Sunday, 30 December 2012

Looking for a backup application for a small home network

I have been looking at backup solution for the last few days and I am stuck, so I am asking for pointers or suggestions.

Since all backup solutions are appropriate to various needs, here are my requirements for my home network (two laptops backup on a very low powered server with a 3TiB HDD):
  • Free software/open source cross-platform solution - must be able to backup both Linux and Windows clients
  • network backup (to a Debian server, storage on HDD)
  • very low CPU and memory needs on the server side (server is a de-underclocked Linksys NSLU2 running Debian armel)
  • automatic backups with low maintenance cost and easy setup and recovery (setup once, forget about it)
  • easily accessible filesystem based storage
  • clients should be smart enough to detect when they aren't in the home network and not try to backup when away
  • available in Debian
These are the basic requirements, and bonus-points requirements include:
  • Windows clients don't need Cygwin
  • optional encryption (for storage)
  • default sanity checking for stored files (detection/correction of corrupt backed-up files)
  • unduplication (if present, sanity checking is mandatory)
  • logarithmic storage is a plus
  • Web/nice interface for both client and server is a plus
According to the info I found, candidates for these criteria are Amanda and BackupPC. I like the rsnapshot idea of deduplication and incremental backups, but it's not available for Windows. BackupPC seems to be OK-ish, but it sounds too much like a bunch of Perl scripts and Windows support sounds like an after-thought and I dislike the idea of installing Cygwin just to provide some *nix tools.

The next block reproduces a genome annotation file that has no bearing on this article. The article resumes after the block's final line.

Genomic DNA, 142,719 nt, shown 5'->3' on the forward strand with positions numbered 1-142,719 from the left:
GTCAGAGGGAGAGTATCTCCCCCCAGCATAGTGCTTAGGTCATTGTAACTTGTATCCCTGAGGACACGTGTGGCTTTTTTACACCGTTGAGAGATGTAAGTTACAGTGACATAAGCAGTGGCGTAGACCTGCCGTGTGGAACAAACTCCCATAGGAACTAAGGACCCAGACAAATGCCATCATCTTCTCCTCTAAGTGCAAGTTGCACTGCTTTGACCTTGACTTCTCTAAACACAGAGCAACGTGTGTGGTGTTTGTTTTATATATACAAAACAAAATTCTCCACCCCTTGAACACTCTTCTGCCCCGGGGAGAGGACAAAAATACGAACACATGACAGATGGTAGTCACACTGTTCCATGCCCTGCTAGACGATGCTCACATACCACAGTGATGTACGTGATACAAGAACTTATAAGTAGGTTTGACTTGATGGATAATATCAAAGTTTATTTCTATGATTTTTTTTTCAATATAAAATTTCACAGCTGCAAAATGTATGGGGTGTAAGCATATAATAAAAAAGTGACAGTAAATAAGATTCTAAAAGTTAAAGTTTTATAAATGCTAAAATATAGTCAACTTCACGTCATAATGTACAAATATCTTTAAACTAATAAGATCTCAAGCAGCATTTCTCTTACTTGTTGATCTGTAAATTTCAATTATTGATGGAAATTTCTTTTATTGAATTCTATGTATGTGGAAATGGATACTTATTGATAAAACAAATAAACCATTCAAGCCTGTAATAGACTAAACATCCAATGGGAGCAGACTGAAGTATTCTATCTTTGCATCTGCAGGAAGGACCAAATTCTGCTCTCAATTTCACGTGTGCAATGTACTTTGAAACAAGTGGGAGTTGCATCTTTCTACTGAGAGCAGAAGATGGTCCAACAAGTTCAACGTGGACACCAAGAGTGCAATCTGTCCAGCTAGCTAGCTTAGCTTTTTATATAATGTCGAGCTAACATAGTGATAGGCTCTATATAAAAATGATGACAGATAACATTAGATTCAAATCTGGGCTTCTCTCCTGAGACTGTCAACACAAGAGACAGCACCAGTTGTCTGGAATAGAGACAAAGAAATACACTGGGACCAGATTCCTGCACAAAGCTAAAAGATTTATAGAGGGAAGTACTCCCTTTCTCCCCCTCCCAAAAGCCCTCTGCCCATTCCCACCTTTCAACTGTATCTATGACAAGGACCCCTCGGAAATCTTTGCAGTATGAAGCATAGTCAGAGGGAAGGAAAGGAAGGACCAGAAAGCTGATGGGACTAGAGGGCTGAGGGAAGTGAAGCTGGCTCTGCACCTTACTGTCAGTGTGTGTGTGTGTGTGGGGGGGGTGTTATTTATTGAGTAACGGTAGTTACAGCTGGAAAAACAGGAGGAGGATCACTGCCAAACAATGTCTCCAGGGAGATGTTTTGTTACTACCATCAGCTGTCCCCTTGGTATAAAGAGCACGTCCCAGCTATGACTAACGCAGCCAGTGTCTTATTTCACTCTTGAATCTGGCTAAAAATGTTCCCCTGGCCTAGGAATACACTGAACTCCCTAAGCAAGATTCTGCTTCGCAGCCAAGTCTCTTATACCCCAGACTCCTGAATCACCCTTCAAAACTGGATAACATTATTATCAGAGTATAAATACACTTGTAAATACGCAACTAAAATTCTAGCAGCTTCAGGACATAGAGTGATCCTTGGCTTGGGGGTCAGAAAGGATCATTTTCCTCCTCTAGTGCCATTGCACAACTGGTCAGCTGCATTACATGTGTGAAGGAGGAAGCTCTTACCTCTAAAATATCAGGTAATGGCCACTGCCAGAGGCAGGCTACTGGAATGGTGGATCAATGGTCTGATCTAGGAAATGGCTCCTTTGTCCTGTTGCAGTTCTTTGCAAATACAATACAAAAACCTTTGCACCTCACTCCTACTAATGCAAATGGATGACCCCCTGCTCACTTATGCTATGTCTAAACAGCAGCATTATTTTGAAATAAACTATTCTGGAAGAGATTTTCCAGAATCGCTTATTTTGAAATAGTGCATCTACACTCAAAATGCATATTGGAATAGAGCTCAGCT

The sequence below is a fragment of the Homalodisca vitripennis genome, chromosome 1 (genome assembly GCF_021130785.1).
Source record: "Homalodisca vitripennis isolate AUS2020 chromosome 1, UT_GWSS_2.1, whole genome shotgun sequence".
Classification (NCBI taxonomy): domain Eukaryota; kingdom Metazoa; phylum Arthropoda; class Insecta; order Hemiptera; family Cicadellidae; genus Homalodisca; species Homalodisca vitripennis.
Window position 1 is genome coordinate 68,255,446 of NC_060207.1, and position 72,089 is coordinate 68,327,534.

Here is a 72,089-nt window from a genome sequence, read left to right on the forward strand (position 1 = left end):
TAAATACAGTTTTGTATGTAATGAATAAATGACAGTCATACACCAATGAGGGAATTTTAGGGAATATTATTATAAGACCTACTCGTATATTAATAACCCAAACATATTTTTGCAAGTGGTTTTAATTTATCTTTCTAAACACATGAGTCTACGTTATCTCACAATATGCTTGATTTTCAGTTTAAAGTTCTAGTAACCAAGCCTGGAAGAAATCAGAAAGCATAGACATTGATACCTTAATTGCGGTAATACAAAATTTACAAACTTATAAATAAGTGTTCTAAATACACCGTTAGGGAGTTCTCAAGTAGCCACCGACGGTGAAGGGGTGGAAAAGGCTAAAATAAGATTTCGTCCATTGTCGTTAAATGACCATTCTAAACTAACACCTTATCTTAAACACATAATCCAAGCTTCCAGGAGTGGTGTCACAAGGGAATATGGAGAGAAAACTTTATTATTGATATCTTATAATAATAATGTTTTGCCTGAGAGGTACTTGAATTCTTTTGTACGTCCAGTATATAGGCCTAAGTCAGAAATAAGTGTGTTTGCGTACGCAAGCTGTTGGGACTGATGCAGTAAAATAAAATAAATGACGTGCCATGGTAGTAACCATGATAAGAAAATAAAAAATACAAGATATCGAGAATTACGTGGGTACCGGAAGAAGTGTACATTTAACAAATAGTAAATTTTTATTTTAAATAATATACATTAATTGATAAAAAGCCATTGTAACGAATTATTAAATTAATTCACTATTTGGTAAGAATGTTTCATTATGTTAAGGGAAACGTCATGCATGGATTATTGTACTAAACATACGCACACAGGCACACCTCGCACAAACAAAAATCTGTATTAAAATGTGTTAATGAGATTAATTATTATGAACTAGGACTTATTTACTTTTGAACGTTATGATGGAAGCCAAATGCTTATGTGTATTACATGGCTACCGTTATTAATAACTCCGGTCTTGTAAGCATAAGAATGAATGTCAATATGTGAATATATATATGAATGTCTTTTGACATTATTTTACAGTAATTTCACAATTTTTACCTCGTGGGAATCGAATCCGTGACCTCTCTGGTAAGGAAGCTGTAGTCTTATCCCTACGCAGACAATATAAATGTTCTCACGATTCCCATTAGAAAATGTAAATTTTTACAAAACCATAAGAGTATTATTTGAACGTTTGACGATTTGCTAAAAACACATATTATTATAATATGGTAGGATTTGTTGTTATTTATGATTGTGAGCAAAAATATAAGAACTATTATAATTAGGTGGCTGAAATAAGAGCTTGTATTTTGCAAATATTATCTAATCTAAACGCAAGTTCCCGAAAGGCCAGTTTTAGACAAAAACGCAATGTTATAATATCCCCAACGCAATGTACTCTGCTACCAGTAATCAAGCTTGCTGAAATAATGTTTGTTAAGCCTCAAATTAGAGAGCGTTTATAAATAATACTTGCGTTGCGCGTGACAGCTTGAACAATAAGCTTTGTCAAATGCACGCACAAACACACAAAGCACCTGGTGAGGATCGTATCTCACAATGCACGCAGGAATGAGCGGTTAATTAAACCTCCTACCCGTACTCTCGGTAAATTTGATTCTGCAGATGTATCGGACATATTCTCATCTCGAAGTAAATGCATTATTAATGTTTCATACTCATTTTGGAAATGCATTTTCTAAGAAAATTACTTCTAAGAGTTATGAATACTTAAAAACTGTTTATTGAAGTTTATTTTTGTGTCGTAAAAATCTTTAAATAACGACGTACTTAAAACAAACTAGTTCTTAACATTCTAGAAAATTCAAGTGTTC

I discarded Bacula, because the general impression I got from what I read is that it is hard to set up, has its own storage and has heavy needs for both clients and server. It sounds like overkill.

So what do other people recommend for my setup? Is Amanda OK? Did I get the wrong impression regarding BackupPC?


naoliv said... maybe?

Anonymous said...

rsync w/ an rsync server on the nslu2. I used this for years and it worked great. Only switched from the nslu2 as it was also my fileserver and the network speed began to annoy me.

It is pretty flexible w/ a bit of shell scripting. I started with the 7 day incremental from and tweaked it from there.

The shell scripts should certainly be easy to reproduce in a windows friendly batch file or whatever they use. has some windows choices that might be useful.

Anonymous said...

rsnapshot, but in pull mode from the nslu2 ?
It seems to meet all requirements (not sure for "low CPU and memory needs" on the nslu2 ?), and a lot if not all bonus-points.

Andrew Shadura said...

How about obnam? Probably it's possible to make it run on Windows...

Bob said...

I am using BackupPC and it is pretty nice. It isn't "just a bunch of perl scripts." Although command lines are available I mostly find the web interface more than sufficient. Works well. I would give it a second look.

Adrian Fita said...

Give areca-backup a try. It's not a server-client application, it's just a Java application, but I find it very good. I run it from the laptop on which I mount a directory from the backup server through samba for the backup target. You can automate it with cronjobs (windows task scheduler) and you can put a small test in the starting script where you check whether the backup target directory is available.

Anonymous said...

Another vote for rsync. I use this


Paul Morgan-Roach said...

BackupPC works well, is very slick and does exactly what it should do. You don't need to do anything client side - just feed SMB credentials for the Windows machines or ssh/rsync credentials for the *nix based machines and tell it what to back up. Backups are initiated from the server - so when a client is connected to the network, BackupPC will find it and start an incremental backup.... requires a bit of configuration to get going, but massively fine-tunable :)

filippo said...

BackupPC is a very good solution (three computers, GNU/Linux only) that I use since ages. Saved my life a number of times.